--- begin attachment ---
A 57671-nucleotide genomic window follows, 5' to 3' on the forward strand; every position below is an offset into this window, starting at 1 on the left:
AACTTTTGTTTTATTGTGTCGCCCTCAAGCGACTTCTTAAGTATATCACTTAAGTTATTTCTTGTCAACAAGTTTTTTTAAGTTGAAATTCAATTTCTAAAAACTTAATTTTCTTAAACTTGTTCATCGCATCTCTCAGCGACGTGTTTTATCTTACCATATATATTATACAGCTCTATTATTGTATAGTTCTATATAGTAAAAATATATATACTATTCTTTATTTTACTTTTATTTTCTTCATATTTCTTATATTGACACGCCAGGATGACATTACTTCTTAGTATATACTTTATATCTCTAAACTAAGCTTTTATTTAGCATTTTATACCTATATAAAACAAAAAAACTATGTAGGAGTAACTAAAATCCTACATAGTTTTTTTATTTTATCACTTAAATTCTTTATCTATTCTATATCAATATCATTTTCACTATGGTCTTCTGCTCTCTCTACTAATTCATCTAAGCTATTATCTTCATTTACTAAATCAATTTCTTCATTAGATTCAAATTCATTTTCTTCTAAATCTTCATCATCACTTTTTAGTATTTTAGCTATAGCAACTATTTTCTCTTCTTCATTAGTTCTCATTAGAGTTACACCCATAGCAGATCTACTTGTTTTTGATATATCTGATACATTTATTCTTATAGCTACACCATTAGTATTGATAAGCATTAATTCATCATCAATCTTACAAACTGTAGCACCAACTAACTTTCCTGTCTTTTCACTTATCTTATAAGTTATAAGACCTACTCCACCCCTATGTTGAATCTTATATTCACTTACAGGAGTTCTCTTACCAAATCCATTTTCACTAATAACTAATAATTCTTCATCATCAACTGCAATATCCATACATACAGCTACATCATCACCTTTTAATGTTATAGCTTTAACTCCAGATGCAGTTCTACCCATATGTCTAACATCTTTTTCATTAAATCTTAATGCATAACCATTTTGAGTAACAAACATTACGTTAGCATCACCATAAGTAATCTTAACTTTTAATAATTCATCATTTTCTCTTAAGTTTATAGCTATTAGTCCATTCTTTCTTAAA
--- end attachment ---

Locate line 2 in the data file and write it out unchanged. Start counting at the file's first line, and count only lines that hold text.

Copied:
AACTTTTGTTTTATTGTGTCGCCCTCAAGCGACTTCTTAAGTATATCACTTAAGTTATTTCTTGTCAACAAGTTTTTTTAAGTTGAAATTCAATTTCTAAAAACTTAATTTTCTTAAACTTGTTCATCGCATCTCTCAGCGACGTGTTTTATCTTACCATATATATTATACAGCTCTATTATTGTATAGTTCTATATAGTAAAAATATATATACTATTCTTTATTTTACTTTTATTTTCTTCATATTTCTTATATTGACACGCCAGGATGACATTACTTCTTAGTATATACTTTATATCTCTAAACTAAGCTTTTATTTAGCATTTTATACCTATATAAAACAAAAAAACTATGTAGGAGTAACTAAAATCCTACATAGTTTTTTTATTTTATCACTTAAATTCTTTATCTATTCTATATCAATATCATTTTCACTATGGTCTTCTGCTCTCTCTACTAATTCATCTAAGCTATTATCTTCATTTACTAAATCAATTTCTTCATTAGATTCAAATTCATTTTCTTCTAAATCTTCATCATCACTTTTTAGTATTTTAGCTATAGCAACTATTTTCTCTTCTTCATTAGTTCTCATTAGAGTTACACCCATAGCAGATCTACTTGTTTTTGATATATCTGATACATTTATTCTTATAGCTACACCATTAGTATTGATAAGCATTAATTCATCATCAATCTTACAAACTGTAGCACCAACTAACTTTCCTGTCTTTTCACTTATCTTATAAGTTATAAGACCTACTCCACCCCTATGTTGAATCTTATATTCACTTACAGGAGTTCTCTTACCAAATCCATTTTCACTAATAACTAATAATTCTTCATCATCAACTGCAATATCCATACATACAGCTACATCATCACCTTTTAATGTTATAGCTTTAACTCCAGATGCAGTTCTACCCATATGTCTAACATCTTTTTCATTAAATCTTAATGCATAACCATTTTGAGTAACAAACATTACGTTAGCATCACCATAAGTAATCTTAACTTTTAATAATTCATCATTTTCTCTTAAGTTTATAGCTATTAGTCCATTCTTTCTTAAA